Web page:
Red Wedge:Billy Bragg in conversation with Daniel Rachel including film screening
September 3, 2016 @ 6:00 pm - 9:00 pm
Red Wedge:Billy Bragg in conversation with Daniel Rachel
To celebrate the book launch of Walls Come Tumbling Down join us for an evening with Billy Bragg in-conversation with author, Daniel Rachel including live music, an audience Q&A and a rare screening of the Red Wedge film Days like These.
The period from 1976 to 1992 was the last time cultural engagement would play a defining role in British politics. To celebrate the book launch of Walls Come Tumbling Down join Billy Bragg in-conversation with author, Daniel Rachel who will be discussing the tumultuous events of this sixteen year period including live music, an audience Q&A and a rare screening of the Red Wedge film Days like These.
Billy Bragg’s first political awakening was the great Rock Against Racism Carnival in London in 1978. Witnessing the energy of the Clash and the gender politics of the Tom Robinson Band led Bragg to embark on a solo career armed with a Fender Telecaster and a desire to seduce girls. As a new decade turned, and with Thatcherism taking hold of the nation, artists of the left galvanised behind the resurgent CND and in opposition to the Falkland’s crisis and the Miners’ Strike offering socialism as a compassionate alternative to savage cuts, high youth unemployment, and government class war. Alongside Paul Weller, Bragg was the driving force behind Red Wedge, a loose collective of artists declaring themselves for but not of the Labour Party.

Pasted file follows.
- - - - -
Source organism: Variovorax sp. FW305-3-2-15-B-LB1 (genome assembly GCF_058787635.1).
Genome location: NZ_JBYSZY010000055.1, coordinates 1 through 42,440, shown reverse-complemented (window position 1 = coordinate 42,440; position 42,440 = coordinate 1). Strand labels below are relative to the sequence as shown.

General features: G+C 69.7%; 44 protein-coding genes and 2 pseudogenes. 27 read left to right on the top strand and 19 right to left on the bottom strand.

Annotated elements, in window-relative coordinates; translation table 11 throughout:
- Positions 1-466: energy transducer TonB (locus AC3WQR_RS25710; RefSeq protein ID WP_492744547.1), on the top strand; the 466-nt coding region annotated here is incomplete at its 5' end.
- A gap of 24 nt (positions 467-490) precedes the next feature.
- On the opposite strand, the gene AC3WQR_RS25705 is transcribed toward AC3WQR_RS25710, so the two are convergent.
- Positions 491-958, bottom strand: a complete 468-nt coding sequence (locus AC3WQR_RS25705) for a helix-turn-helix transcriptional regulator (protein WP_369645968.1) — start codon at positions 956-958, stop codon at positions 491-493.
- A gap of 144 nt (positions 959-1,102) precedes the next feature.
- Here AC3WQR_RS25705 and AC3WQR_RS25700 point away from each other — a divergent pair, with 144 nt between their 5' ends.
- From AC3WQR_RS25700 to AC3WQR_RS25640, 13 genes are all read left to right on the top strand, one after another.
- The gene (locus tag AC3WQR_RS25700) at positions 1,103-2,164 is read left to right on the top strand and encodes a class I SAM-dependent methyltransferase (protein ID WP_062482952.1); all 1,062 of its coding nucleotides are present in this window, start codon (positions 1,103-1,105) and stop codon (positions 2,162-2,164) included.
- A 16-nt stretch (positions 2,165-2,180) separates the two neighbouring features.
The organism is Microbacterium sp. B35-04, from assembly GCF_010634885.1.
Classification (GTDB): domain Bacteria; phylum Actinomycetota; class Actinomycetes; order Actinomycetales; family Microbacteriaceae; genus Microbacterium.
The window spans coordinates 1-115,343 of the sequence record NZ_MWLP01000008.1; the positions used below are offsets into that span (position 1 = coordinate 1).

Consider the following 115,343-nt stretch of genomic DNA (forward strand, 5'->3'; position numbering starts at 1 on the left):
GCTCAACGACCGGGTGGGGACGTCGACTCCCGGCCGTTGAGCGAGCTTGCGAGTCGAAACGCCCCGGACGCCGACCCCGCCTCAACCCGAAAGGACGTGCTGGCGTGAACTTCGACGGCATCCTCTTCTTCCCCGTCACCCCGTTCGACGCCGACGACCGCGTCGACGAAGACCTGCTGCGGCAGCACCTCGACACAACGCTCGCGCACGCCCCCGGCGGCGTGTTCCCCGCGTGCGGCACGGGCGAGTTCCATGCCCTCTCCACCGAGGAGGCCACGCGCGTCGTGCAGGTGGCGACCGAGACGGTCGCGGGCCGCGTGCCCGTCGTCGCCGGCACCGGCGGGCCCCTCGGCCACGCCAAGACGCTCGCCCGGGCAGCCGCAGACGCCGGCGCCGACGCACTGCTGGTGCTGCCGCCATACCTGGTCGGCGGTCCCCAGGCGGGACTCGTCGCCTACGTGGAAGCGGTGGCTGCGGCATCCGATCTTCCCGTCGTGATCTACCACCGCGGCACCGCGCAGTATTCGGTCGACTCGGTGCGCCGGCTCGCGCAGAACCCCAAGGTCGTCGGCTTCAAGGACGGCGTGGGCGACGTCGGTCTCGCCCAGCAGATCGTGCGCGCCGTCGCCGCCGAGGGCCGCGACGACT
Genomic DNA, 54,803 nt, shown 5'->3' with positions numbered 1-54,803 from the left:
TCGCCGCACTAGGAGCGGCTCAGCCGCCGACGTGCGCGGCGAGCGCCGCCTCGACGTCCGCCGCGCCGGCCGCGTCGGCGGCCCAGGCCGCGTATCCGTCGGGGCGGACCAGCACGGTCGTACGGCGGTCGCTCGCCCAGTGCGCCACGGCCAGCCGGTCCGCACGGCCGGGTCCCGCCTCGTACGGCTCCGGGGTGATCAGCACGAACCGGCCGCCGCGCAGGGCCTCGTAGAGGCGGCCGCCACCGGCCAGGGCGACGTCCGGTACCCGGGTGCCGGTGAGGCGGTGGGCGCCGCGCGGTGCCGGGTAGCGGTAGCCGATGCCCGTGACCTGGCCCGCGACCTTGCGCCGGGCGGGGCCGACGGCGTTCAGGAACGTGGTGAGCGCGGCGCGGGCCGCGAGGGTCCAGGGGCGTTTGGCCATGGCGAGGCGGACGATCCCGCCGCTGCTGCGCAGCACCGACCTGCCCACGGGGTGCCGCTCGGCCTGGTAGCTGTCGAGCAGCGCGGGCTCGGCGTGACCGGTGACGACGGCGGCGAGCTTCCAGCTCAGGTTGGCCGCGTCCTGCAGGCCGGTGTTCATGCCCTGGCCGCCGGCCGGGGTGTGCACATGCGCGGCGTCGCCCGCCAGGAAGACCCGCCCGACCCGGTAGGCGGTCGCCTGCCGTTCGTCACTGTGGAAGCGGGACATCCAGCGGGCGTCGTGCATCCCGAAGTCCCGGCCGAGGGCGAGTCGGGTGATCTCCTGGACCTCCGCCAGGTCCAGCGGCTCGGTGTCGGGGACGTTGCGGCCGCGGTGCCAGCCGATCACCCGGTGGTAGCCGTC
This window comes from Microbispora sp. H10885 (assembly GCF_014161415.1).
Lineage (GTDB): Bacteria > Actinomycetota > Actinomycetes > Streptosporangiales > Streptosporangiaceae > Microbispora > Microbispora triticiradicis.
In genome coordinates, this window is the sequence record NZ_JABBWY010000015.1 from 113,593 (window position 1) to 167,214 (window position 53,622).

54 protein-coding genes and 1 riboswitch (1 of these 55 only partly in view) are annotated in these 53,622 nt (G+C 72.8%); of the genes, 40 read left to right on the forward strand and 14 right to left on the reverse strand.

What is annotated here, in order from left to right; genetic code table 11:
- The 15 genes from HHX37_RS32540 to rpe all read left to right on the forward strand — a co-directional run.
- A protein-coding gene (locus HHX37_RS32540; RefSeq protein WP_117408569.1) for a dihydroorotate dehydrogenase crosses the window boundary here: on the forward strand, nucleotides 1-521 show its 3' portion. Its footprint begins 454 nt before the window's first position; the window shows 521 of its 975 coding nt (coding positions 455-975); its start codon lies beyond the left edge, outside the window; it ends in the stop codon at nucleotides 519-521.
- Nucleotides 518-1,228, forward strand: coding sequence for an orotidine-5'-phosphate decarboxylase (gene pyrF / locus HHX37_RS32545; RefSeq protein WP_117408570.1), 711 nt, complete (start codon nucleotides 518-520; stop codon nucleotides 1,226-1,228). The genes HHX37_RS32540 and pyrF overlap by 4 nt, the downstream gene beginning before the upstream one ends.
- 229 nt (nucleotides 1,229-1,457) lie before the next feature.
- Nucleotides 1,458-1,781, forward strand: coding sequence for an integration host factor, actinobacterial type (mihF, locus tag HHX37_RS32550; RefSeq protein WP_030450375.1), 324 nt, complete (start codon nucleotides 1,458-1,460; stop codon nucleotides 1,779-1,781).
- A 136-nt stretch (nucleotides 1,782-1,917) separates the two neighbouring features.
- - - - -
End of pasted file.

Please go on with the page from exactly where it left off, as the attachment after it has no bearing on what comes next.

Musician-turned-author, Daniel Rachel (Isle of Noises: Conversations with Great British Songwriters) witnessed the first Red Wedge tour in Birmingham in 1986. Raised in a staunch Conservative household, the alternative music and politics of the late Seventies and Eighties had a profound effect on his ideological thinking. Interviewing over 100 people Walls Come Tumbling Down charts the battle for the musical and political terrain of Great Britain: when youth culture demanded a voice; when counterculture became national news; when politicians campaigned alongside contemporary pop stars; and when the political persuasion of musicians was as important as the songs they sang.
The sixteen-year period between 1976 and 1992 was characterized by badge-wearing, flag-waving, rioting, marching and partisan alliances. Political activism brought a young electorate to an understanding of the ideological struggle; it brought them to protesting on the streets, to free festivals, to concert halls, to rallies, to comedy gigs across the country, and finally it brought those ideas to Parliament.
The revolutionary spirit was that of People Unity:
Governments crack and systems fall . . . lights go out – walls come tumbling down!
6.15pm – Screening of Red Wedge film in the Coal Store
7.00pm – Drinks reception and private view of Rock Against Racism exhibition in the Accumulator Tower
7.30pm – Daniel Rachel in conversation with Billy Bragg
9.00pm – event finishes